REVIEWS"A pupil of Lipkin, Ax and Firkusny, Avner Arad plays the conventional set of 14 Chopin Waltzes fluidly and elegantly. His pulsation possesses the natural lilt which Rubinstein communicated in Chopin, and the scale has an easy, salon grace. The A-flat major, Op. 34, No. 1 demonstrates Arad’s grand, rubato-laden line and sense of flair. There might be something of Cortot in Arad’s A minor Waltz...The Op. 64 waltzes each retain a light and suave patina, the C-sharp minor and A-flat bearing the touch of melancholy without which Chopin’s idiosyncratic style would be lost. The G-flat major sings with the requisite nostalgia and whimsy as well. The D-flat adds glitter to its rocking gait, and Arad articulates its left-hand troubadour part with lyrical care. The E minor plays like an abbreviated sonata movement, rife with metric and dynamic turbulence. Its bitter-sweet middle section Arad executes with limpid and fastidious passion." [Audiophile Audition - March 2007]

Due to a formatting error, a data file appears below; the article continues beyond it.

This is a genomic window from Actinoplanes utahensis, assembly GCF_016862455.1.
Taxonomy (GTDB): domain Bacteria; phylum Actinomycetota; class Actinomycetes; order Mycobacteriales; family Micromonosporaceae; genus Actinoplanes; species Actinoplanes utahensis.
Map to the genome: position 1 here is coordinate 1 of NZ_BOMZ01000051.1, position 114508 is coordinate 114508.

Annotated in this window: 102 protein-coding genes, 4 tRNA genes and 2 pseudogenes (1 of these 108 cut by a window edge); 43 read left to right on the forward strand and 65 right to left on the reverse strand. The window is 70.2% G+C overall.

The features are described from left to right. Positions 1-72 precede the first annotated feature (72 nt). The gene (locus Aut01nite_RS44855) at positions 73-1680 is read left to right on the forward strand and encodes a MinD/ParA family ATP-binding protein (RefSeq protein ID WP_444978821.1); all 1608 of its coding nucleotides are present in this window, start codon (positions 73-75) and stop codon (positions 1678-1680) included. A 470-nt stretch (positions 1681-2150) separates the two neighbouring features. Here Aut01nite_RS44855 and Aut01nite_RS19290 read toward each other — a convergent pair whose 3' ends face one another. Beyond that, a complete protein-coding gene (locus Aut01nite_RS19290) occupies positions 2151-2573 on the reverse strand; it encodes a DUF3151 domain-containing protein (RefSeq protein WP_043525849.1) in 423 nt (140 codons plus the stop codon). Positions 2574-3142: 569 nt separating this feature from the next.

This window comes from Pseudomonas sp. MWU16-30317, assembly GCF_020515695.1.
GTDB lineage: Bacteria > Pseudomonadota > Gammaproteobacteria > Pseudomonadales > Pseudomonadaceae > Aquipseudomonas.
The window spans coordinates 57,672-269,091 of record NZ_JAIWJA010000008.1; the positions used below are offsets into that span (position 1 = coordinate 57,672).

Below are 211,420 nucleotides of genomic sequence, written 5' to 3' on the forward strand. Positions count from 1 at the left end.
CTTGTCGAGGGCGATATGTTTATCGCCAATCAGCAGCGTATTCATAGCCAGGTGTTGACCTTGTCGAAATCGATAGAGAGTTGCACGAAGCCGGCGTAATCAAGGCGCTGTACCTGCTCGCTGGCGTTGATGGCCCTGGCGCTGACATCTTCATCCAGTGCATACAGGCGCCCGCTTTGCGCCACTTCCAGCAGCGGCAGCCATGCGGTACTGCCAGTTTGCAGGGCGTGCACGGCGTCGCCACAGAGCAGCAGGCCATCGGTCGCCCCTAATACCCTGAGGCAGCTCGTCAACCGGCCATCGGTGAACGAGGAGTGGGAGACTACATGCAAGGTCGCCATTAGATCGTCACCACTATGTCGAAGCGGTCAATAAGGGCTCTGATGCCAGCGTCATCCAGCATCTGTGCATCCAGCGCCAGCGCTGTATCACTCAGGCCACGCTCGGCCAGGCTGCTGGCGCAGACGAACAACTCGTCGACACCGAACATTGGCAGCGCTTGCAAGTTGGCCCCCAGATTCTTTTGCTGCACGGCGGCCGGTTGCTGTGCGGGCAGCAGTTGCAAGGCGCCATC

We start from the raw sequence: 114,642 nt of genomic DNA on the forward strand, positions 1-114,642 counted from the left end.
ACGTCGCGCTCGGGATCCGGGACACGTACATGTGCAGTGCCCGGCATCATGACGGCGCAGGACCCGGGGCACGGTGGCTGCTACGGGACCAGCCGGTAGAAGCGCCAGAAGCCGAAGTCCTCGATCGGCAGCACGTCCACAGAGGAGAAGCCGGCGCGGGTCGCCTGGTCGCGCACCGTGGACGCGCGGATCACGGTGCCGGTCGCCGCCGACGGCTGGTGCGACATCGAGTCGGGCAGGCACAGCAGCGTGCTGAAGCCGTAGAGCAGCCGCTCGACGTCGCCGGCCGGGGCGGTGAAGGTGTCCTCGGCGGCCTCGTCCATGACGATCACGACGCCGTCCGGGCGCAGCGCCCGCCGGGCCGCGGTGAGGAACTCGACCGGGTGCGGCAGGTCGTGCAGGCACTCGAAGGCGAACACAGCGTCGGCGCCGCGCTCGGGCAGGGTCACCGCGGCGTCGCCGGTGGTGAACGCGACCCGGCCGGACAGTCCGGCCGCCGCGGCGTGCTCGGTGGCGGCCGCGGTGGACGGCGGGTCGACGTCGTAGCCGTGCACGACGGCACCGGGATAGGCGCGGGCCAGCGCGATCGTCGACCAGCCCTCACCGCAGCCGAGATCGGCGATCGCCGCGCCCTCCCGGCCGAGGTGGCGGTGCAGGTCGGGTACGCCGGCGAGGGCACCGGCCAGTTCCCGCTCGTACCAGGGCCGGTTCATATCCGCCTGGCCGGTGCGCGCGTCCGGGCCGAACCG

"Israeli pianist Avner Arad makes each of these waltzes an adventure. Middle sections sound rich and full, with great attention to inner voices; outer ones dance with elfin lightness...with Arad, the experience [of hearing these works] is enchanting...The recording is natural and resonant...[Arad] is a Chopin player to be reckoned with." [American Record Guide - July/August 2006]
"Arad has a firm grasp of all the things that make Chopin's waltzes magical...Arad is attuned to the range of moods in these pieces, from exuberant to pensive, poignant or melancholy...a well-balanced and nicely contrasted program." [Atlanta Audio Society - October 2005]